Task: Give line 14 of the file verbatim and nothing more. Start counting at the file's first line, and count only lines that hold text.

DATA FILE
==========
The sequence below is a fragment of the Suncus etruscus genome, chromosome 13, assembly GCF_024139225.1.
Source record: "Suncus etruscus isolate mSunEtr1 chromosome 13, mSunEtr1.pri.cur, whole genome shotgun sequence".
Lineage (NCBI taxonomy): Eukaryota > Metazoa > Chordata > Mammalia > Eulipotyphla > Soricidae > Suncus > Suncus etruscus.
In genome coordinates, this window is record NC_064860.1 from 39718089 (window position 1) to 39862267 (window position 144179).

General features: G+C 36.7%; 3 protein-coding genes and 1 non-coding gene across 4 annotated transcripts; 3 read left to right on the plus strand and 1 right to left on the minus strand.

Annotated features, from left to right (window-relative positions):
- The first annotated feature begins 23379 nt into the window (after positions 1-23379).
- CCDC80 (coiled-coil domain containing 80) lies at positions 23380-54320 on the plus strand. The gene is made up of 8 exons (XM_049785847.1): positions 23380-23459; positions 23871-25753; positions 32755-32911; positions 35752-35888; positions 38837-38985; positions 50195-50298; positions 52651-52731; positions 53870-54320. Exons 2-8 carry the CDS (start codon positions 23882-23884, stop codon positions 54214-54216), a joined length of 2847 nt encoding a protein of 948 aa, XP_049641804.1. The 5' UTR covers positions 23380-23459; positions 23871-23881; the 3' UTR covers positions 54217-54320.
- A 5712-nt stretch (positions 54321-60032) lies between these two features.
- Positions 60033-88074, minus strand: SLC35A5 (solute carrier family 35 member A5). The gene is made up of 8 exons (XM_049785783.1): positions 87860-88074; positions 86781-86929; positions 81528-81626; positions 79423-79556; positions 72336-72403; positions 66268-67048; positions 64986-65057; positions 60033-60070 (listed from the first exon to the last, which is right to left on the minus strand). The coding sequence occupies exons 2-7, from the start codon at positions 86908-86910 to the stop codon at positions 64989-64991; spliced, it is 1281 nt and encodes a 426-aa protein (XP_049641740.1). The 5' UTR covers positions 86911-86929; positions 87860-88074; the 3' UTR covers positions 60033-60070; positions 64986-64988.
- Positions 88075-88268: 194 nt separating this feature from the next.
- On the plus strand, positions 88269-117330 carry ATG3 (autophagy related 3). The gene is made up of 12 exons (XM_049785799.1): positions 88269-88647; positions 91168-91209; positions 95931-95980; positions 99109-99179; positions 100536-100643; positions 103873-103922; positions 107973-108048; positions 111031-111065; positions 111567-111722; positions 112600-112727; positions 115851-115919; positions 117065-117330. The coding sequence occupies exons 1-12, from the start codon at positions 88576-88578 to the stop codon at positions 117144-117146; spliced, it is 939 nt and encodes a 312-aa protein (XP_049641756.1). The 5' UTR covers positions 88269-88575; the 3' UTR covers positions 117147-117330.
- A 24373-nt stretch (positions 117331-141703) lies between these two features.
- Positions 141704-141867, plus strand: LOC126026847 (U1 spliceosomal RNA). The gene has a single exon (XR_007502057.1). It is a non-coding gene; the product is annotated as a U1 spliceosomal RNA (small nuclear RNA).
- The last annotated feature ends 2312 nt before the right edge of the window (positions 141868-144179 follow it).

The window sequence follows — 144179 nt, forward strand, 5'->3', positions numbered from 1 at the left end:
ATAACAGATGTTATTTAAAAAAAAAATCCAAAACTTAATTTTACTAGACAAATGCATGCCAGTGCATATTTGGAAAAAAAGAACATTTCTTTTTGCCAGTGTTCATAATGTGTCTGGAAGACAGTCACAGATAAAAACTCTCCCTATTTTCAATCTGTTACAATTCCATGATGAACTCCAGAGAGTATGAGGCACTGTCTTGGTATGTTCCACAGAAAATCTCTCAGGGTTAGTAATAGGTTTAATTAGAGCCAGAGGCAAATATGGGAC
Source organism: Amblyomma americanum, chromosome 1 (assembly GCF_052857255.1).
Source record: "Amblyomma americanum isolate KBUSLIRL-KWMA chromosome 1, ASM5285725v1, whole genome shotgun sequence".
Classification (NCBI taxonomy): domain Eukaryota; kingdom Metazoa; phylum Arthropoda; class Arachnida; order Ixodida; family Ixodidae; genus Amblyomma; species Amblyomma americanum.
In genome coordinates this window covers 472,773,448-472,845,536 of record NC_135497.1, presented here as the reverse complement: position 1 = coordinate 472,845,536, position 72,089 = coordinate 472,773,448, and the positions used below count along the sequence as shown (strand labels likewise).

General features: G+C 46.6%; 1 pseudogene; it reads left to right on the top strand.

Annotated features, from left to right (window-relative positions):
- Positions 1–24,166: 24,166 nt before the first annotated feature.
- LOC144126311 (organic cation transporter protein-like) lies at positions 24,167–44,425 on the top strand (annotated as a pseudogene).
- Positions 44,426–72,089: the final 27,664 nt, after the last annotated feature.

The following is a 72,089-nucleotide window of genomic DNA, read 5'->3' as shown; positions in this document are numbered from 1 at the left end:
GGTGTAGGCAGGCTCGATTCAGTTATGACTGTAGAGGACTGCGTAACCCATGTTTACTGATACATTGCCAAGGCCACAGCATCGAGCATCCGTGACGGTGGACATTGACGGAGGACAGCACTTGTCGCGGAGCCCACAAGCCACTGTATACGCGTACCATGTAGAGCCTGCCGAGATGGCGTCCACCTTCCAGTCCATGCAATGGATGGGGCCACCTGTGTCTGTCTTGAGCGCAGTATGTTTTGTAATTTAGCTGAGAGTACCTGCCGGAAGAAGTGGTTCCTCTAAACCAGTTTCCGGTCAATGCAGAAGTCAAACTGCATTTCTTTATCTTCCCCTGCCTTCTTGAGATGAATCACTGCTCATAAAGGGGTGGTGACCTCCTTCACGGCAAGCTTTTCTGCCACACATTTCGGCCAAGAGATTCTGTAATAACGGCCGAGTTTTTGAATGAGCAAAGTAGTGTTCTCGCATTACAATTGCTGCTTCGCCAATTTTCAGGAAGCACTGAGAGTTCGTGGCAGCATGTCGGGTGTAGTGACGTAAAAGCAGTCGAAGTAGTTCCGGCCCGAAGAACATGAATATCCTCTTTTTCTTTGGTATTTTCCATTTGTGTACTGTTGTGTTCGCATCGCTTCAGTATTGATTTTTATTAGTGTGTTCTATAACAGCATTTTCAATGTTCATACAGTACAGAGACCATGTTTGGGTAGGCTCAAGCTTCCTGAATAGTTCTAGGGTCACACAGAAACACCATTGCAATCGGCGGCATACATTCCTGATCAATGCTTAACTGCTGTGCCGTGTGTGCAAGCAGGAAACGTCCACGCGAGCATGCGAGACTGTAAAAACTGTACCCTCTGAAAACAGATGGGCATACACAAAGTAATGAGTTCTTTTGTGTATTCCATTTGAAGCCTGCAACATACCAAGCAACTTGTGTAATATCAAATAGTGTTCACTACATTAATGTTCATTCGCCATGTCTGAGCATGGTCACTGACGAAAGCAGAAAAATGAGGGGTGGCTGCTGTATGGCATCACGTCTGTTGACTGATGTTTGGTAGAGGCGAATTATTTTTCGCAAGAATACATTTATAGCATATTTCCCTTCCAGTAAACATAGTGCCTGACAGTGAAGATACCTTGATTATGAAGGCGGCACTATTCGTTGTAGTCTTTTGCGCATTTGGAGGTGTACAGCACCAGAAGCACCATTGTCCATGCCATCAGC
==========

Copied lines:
- Positions 141704-141867, plus strand: LOC126026847 (U1 spliceosomal RNA). The gene has a single exon (XR_007502057.1). It is a non-coding gene; the product is annotated as a U1 spliceosomal RNA (small nuclear RNA).